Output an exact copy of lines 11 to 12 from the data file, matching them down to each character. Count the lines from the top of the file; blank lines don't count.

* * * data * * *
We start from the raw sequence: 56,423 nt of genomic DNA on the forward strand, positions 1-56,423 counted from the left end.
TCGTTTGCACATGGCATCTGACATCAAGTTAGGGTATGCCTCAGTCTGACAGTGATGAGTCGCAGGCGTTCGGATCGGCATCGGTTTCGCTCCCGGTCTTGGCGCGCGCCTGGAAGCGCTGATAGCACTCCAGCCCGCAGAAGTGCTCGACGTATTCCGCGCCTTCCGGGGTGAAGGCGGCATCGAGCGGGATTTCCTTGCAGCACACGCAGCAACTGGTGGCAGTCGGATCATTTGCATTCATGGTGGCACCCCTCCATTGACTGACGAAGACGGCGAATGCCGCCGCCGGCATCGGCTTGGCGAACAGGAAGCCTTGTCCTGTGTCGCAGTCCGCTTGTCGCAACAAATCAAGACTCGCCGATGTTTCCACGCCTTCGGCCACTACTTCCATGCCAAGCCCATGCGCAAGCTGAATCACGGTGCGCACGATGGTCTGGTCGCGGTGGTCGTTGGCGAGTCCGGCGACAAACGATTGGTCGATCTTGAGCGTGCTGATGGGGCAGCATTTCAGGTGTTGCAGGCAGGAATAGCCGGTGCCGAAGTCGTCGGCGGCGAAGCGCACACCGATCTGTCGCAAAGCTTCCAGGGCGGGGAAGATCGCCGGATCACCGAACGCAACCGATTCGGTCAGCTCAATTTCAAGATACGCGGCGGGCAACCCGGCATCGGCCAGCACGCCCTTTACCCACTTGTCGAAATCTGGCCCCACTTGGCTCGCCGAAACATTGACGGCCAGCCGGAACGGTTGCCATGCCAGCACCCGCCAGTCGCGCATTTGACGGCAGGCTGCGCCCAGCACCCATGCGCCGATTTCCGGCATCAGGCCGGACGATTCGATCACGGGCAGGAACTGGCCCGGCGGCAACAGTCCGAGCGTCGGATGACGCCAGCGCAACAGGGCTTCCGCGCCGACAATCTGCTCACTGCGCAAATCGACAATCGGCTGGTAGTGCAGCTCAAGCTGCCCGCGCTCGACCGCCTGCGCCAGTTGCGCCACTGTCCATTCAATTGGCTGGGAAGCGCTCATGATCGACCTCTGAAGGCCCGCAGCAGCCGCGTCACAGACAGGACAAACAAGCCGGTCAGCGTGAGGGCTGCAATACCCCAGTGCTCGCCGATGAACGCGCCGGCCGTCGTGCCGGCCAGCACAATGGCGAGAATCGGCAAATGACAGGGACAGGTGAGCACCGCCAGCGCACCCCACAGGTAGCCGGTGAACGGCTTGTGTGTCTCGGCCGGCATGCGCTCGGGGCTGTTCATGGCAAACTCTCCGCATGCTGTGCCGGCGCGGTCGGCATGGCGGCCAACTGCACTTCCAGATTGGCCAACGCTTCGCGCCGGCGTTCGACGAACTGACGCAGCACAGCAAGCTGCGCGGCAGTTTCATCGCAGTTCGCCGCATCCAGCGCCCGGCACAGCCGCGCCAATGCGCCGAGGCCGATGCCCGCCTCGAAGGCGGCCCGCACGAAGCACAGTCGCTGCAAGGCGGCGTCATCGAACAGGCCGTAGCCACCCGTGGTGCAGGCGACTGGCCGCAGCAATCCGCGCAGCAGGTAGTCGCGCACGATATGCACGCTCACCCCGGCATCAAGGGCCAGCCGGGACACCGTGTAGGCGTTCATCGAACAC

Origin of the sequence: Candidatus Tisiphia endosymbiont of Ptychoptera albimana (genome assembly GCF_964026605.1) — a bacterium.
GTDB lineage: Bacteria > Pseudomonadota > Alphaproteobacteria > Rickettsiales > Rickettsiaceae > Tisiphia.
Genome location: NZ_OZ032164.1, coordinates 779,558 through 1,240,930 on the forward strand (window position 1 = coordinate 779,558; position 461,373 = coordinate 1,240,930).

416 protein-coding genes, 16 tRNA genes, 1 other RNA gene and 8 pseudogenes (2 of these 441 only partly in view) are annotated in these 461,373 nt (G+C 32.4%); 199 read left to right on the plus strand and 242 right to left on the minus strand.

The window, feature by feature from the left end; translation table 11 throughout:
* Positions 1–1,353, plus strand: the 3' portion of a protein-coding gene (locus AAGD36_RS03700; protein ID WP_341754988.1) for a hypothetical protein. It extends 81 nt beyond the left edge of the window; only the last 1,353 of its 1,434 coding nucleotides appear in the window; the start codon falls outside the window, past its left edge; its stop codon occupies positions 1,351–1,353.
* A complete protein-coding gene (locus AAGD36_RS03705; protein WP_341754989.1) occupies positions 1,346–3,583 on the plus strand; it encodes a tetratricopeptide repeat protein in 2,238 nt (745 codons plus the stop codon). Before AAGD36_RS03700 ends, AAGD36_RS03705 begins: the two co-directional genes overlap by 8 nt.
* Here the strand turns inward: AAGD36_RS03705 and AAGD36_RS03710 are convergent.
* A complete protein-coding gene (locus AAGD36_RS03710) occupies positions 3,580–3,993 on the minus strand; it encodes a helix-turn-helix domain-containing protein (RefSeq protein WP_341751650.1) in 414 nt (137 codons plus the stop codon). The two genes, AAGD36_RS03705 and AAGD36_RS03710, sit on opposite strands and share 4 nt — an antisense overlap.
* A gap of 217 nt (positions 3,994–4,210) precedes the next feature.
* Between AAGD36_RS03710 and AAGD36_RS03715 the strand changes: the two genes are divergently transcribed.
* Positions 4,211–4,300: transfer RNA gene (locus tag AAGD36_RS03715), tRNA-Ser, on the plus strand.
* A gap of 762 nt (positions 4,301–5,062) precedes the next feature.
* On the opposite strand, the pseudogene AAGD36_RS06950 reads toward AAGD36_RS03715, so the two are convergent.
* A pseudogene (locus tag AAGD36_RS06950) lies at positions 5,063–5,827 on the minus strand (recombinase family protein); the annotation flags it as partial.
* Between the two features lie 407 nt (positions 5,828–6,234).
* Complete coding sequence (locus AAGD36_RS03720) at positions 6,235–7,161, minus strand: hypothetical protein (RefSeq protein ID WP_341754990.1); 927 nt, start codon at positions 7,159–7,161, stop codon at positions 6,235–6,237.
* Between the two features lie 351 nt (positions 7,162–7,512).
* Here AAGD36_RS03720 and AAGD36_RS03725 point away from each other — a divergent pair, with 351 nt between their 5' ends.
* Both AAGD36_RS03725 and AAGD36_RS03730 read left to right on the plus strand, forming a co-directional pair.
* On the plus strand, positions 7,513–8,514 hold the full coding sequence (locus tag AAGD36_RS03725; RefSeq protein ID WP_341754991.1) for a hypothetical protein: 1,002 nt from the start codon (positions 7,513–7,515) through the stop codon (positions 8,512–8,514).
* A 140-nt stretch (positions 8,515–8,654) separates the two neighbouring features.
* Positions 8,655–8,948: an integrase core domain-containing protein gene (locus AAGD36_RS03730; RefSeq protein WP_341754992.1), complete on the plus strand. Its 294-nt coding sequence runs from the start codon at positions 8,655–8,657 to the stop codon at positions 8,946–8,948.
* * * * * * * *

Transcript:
* A complete protein-coding gene (locus AAGD36_RS03710) occupies positions 3,580–3,993 on the minus strand; it encodes a helix-turn-helix domain-containing protein (RefSeq protein WP_341751650.1) in 414 nt (137 codons plus the stop codon). The two genes, AAGD36_RS03705 and AAGD36_RS03710, sit on opposite strands and share 4 nt — an antisense overlap.
* A gap of 217 nt (positions 3,994–4,210) precedes the next feature.